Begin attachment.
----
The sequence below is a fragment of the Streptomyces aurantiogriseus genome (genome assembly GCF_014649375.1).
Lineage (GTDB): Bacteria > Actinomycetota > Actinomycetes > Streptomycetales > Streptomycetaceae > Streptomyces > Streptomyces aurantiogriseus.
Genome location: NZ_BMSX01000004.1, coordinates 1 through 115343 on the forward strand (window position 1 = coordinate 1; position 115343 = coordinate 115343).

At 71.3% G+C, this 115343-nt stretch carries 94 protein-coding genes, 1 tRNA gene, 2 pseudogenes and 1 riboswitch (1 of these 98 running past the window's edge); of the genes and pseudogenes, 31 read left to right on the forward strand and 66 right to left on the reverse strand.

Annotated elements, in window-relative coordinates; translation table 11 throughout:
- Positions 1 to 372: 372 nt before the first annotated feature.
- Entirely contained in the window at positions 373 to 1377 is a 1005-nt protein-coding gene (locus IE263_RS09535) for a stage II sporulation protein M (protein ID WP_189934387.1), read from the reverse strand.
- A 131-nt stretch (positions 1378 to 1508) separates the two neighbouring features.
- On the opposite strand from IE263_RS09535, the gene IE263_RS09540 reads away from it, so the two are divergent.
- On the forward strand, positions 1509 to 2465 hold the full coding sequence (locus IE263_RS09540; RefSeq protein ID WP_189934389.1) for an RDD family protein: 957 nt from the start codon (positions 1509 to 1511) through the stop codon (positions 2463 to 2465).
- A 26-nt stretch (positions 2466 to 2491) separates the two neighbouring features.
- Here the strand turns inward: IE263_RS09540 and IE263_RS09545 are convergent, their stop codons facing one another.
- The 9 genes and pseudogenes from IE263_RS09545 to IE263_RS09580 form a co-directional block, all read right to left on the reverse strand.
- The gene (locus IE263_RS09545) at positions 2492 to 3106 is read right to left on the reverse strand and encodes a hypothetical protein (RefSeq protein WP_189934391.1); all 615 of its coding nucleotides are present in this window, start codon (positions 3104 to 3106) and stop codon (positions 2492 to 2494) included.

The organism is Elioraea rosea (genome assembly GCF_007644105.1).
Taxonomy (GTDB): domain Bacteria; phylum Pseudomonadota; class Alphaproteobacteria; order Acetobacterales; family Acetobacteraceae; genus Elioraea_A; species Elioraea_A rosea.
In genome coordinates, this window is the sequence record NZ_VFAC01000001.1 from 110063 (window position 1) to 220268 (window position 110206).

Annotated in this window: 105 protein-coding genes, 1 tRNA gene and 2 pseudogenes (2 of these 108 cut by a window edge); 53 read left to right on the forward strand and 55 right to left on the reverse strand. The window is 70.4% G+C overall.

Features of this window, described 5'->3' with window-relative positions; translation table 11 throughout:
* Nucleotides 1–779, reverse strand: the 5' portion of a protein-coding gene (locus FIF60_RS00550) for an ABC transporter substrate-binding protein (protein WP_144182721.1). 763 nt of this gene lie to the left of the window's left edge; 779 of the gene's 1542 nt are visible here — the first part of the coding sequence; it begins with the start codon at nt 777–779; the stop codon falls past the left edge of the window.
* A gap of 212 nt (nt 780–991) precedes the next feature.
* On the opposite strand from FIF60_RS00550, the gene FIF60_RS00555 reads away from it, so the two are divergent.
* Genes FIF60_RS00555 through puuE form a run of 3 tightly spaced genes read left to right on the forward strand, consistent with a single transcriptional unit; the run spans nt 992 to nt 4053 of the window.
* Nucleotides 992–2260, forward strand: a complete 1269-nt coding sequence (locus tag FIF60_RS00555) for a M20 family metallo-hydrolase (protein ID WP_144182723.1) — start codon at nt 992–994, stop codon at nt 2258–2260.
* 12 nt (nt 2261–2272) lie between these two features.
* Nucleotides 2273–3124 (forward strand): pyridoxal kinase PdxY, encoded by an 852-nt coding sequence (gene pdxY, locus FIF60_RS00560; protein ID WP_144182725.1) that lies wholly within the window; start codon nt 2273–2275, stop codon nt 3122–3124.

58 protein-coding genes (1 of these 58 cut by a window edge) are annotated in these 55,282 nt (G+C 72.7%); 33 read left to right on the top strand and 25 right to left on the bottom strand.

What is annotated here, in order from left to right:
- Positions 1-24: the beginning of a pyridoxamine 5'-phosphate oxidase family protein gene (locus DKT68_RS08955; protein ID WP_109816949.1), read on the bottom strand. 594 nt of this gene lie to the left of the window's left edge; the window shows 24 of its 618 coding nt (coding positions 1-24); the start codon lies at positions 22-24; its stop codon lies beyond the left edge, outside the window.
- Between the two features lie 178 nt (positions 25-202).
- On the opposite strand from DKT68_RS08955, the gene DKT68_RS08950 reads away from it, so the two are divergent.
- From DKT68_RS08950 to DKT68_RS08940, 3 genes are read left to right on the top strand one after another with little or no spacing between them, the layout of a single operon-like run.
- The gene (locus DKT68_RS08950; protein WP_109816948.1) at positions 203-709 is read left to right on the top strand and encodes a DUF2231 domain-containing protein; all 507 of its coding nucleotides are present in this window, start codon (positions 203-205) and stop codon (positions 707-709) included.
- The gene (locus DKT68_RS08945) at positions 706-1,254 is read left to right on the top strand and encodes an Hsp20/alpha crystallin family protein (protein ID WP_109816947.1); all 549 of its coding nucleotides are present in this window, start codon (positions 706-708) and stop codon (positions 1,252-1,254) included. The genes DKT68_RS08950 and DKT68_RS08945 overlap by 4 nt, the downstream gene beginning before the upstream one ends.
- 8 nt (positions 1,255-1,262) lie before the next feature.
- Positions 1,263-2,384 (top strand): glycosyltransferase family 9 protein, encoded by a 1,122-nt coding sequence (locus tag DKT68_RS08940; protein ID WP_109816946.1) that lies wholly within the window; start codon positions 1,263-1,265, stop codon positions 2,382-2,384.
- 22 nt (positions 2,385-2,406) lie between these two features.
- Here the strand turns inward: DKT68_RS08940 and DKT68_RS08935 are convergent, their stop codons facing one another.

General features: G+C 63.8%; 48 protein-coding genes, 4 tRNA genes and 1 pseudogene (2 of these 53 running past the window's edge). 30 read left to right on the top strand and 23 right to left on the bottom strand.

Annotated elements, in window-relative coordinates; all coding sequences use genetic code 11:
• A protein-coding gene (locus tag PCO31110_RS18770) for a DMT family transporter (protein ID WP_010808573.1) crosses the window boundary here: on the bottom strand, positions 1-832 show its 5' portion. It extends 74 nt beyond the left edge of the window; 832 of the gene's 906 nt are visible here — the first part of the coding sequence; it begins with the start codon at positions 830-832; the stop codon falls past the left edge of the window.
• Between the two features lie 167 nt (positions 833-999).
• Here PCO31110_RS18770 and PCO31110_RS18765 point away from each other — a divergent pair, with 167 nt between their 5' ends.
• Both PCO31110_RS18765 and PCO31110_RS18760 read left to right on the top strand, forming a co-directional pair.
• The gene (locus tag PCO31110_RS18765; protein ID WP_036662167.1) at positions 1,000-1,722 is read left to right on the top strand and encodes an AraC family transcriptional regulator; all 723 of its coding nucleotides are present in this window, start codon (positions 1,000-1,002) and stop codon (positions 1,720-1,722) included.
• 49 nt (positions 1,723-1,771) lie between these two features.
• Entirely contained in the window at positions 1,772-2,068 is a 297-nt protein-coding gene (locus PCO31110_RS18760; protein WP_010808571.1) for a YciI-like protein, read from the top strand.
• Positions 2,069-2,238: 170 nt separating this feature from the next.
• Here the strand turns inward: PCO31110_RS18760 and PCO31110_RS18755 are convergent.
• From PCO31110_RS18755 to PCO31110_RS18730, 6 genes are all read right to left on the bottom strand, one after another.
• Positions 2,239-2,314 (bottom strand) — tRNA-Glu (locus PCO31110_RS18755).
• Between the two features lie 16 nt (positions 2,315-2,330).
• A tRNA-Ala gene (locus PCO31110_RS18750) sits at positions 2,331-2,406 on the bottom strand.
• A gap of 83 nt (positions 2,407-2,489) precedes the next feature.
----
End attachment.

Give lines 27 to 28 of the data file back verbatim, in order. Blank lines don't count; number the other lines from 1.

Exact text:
58 protein-coding genes (1 of these 58 cut by a window edge) are annotated in these 55,282 nt (G+C 72.7%); 33 read left to right on the top strand and 25 right to left on the bottom strand.

What is annotated here, in order from left to right: